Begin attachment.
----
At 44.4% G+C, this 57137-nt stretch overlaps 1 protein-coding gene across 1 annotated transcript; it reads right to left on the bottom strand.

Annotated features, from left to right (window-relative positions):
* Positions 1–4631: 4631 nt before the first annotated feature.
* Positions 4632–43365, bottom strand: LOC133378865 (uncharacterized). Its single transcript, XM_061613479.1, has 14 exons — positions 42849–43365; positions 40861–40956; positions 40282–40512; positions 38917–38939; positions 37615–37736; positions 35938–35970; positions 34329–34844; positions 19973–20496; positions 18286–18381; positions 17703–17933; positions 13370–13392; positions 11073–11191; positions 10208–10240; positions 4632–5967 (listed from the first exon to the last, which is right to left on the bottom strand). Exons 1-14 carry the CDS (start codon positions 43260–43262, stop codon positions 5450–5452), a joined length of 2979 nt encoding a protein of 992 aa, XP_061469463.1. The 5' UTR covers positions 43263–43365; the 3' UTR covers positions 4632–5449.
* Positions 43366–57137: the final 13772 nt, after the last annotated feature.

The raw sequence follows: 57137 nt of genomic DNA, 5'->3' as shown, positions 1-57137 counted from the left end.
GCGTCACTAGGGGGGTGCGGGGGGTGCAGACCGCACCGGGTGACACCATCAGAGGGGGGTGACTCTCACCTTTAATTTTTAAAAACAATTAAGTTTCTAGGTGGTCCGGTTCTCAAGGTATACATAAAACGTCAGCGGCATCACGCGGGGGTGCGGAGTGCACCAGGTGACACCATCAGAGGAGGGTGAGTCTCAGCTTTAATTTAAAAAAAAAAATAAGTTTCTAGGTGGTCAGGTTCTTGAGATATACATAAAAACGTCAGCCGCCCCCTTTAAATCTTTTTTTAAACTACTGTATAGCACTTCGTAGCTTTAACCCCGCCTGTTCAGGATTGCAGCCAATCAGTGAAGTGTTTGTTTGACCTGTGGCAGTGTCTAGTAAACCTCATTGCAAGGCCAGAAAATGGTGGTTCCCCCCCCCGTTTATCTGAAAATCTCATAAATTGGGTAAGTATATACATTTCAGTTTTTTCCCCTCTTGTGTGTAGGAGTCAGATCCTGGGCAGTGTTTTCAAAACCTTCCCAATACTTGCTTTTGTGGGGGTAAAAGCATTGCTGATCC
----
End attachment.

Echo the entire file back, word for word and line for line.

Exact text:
At 44.4% G+C, this 57137-nt stretch overlaps 1 protein-coding gene across 1 annotated transcript; it reads right to left on the bottom strand.

Annotated features, from left to right (window-relative positions):
* Positions 1–4631: 4631 nt before the first annotated feature.
* Positions 4632–43365, bottom strand: LOC133378865 (uncharacterized). Its single transcript, XM_061613479.1, has 14 exons — positions 42849–43365; positions 40861–40956; positions 40282–40512; positions 38917–38939; positions 37615–37736; positions 35938–35970; positions 34329–34844; positions 19973–20496; positions 18286–18381; positions 17703–17933; positions 13370–13392; positions 11073–11191; positions 10208–10240; positions 4632–5967 (listed from the first exon to the last, which is right to left on the bottom strand). Exons 1-14 carry the CDS (start codon positions 43260–43262, stop codon positions 5450–5452), a joined length of 2979 nt encoding a protein of 992 aa, XP_061469463.1. The 5' UTR covers positions 43263–43365; the 3' UTR covers positions 4632–5449.
* Positions 43366–57137: the final 13772 nt, after the last annotated feature.

The raw sequence follows: 57137 nt of genomic DNA, 5'->3' as shown, positions 1-57137 counted from the left end.
GCGTCACTAGGGGGGTGCGGGGGGTGCAGACCGCACCGGGTGACACCATCAGAGGGGGGTGACTCTCACCTTTAATTTTTAAAAACAATTAAGTTTCTAGGTGGTCCGGTTCTCAAGGTATACATAAAACGTCAGCGGCATCACGCGGGGGTGCGGAGTGCACCAGGTGACACCATCAGAGGAGGGTGAGTCTCAGCTTTAATTTAAAAAAAAAAATAAGTTTCTAGGTGGTCAGGTTCTTGAGATATACATAAAAACGTCAGCCGCCCCCTTTAAATCTTTTTTTAAACTACTGTATAGCACTTCGTAGCTTTAACCCCGCCTGTTCAGGATTGCAGCCAATCAGTGAAGTGTTTGTTTGACCTGTGGCAGTGTCTAGTAAACCTCATTGCAAGGCCAGAAAATGGTGGTTCCCCCCCCCGTTTATCTGAAAATCTCATAAATTGGGTAAGTATATACATTTCAGTTTTTTCCCCTCTTGTGTGTAGGAGTCAGATCCTGGGCAGTGTTTTCAAAACCTTCCCAATACTTGCTTTTGTGGGGGTAAAAGCATTGCTGATCC